1. Ample experience demonstrates that it is possible to train only moderately good students to become physicians, so the 'talent' necessary to become a doctor is apparently distributed among a rather large fraction of the population, and the inefficiency of having doctors change bed pans could be greatly reduced by training more doctors.

2. Protests of medical students aside, a substantial portion of medical training could be highly illuminating and have a positive 'consumption' component so that the time occupied in the training process need not be as burdensome as the A.M.A. would have us believe.

3. There is an implicit assumption that while it is inefficient for doctors to change bed pans, it is not inefficient for others to change them. However, while it is true that in societies where a large number of perfectly talented members of the work force receive no training, the opportunity costs of having them change bed pans are obviously less than the opportunity costs of doctors doing so, this would not hold if everyone received ample training in some area for which they had relevant talent. If all have their particular talents trained, there would be significant opportunity costs no matter who changed bed pans. As to whether it is more efficient for an economy to train all in accord with their talents, or more efficient to train the productive talents of only a few, the answer is obvious.

In sum, the 'scarce talent' argument against balancing job complexes hinges on the assumption that a great deal of the work force has no trainable talents, while the 'training cost' argument against balancing for empowerment ignores the fact that training can be quite enjoyable. Moreover, the claim that balancing is necessarily inefficient also ignores a number of ways in which balancing may improve performance that should be weighed against any opportunity costs that may exist.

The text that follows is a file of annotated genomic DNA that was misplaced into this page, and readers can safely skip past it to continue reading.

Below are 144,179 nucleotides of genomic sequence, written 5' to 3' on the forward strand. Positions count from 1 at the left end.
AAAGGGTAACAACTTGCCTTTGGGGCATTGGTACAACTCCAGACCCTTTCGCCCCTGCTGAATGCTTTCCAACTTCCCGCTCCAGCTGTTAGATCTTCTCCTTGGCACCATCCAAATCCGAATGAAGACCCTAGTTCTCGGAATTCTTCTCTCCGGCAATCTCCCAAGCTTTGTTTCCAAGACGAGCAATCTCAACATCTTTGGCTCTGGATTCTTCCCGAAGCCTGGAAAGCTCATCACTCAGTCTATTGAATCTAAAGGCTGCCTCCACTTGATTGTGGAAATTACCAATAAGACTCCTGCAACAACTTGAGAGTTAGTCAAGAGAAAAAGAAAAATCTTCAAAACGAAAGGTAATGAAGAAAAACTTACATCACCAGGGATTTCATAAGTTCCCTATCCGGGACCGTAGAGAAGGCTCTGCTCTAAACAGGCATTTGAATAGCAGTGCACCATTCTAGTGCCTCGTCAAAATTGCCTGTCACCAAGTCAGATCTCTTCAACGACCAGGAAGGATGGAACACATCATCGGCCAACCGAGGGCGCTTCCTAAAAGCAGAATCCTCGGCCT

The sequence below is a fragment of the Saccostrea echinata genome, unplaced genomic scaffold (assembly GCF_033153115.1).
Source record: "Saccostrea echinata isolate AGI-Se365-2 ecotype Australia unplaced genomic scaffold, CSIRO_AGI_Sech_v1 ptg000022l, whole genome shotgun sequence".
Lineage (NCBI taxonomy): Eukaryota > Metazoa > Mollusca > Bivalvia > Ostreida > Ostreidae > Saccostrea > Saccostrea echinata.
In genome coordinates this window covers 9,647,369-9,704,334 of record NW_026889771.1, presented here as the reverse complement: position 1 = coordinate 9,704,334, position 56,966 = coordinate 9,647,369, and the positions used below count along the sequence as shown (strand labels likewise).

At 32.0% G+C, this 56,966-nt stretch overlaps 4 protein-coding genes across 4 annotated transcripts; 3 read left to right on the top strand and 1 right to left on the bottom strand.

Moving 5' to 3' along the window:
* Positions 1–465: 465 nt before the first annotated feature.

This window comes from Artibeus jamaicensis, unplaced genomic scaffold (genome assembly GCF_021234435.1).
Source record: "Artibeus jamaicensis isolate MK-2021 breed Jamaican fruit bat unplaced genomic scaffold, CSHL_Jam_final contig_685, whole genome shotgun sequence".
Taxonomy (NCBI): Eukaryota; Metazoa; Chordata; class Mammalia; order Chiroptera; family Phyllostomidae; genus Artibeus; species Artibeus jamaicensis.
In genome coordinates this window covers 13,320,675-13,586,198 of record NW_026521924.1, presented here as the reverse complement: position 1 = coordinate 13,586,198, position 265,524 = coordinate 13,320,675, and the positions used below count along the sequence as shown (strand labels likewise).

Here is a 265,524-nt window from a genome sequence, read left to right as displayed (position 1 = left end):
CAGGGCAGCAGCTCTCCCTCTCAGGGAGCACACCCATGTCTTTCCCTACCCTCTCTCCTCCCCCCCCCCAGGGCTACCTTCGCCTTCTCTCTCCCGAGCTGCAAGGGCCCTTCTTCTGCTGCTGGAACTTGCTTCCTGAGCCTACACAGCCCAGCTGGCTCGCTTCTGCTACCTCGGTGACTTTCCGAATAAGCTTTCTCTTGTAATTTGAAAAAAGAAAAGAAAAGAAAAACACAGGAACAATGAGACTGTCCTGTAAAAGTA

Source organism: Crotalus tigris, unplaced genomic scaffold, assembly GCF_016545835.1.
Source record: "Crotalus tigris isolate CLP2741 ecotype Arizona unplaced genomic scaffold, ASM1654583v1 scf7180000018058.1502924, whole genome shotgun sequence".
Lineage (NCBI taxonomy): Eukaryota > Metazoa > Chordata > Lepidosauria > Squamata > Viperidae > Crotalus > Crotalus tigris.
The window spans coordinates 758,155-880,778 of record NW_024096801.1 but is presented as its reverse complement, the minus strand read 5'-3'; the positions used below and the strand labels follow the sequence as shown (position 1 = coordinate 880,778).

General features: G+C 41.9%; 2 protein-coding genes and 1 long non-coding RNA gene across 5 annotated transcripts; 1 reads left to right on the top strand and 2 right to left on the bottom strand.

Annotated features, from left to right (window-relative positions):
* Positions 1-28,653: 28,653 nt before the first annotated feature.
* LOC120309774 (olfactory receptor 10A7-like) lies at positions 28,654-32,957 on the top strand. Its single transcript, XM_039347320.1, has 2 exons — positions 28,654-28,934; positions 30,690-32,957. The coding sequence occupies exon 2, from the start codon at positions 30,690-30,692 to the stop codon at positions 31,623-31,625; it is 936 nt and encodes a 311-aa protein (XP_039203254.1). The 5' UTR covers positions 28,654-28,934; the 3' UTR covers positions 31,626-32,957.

In any case, we do not claim there are never opportunity costs to having people work outside their area of comparative advantage. We only claim that the case against balancing on efficiency grounds has been greatly exaggerated. In a society that provides all with appropriate training delivered in the most enjoyable rather than most distasteful ways, the opportunity costs of arranging job complexes with balanced empowerment are not likely to be anything like what opponents claim. Any losses in efficiency should be weighed against the importance of participation and reductions in coercive management needed to extract effort from recalcitrant 'underlings.
'"
Albert, Michael and Hahnel, Robin. The Political Economy of Participatory Economics, pp. 31-34.

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Re: Balanced Job Complexes

Post by Red Aegis on Mon May 14, 2012 12:44 am

I am still concerned with what he called the 'training cost' argument. For this to be properly remedied society would seem to require significant changes beforehand to make the training more inclusive to those interested. As it stands now I do not think it an option, but I welcome it's change. I actually was thinking of how sharing jobs between a highly skilled and a comparatively unskilled worker could be done without causing problems, the rest did not seem an issue. So the question is how to change the educational system to produce more highly skilled workers at lower costs to remedy this issue.